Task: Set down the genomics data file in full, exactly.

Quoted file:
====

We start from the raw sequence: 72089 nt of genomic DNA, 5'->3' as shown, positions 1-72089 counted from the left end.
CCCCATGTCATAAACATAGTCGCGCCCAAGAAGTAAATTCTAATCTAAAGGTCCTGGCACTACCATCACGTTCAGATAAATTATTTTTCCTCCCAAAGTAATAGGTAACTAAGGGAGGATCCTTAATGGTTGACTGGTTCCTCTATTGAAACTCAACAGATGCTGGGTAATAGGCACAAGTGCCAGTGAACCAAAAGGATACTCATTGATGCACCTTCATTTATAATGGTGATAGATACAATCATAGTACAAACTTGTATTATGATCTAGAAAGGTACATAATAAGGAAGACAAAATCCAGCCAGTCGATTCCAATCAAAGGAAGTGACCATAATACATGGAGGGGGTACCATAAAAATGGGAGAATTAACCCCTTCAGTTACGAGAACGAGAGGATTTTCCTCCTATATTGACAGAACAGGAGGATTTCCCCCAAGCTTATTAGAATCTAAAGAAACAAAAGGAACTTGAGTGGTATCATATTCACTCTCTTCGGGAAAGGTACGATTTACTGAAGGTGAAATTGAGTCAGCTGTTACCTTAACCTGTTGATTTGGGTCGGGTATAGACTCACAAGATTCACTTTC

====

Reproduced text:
We start from the raw sequence: 72089 nt of genomic DNA, 5'->3' as shown, positions 1-72089 counted from the left end.
CCCCATGTCATAAACATAGTCGCGCCCAAGAAGTAAATTCTAATCTAAAGGTCCTGGCACTACCATCACGTTCAGATAAATTATTTTTCCTCCCAAAGTAATAGGTAACTAAGGGAGGATCCTTAATGGTTGACTGGTTCCTCTATTGAAACTCAACAGATGCTGGGTAATAGGCACAAGTGCCAGTGAACCAAAAGGATACTCATTGATGCACCTTCATTTATAATGGTGATAGATACAATCATAGTACAAACTTGTATTATGATCTAGAAAGGTACATAATAAGGAAGACAAAATCCAGCCAGTCGATTCCAATCAAAGGAAGTGACCATAATACATGGAGGGGGTACCATAAAAATGGGAGAATTAACCCCTTCAGTTACGAGAACGAGAGGATTTTCCTCCTATATTGACAGAACAGGAGGATTTCCCCCAAGCTTATTAGAATCTAAAGAAACAAAAGGAACTTGAGTGGTATCATATTCACTCTCTTCGGGAAAGGTACGATTTACTGAAGGTGAAATTGAGTCAGCTGTTACCTTAACCTGTTGATTTGGGTCGGGTATAGACTCACAAGATTCACTTTC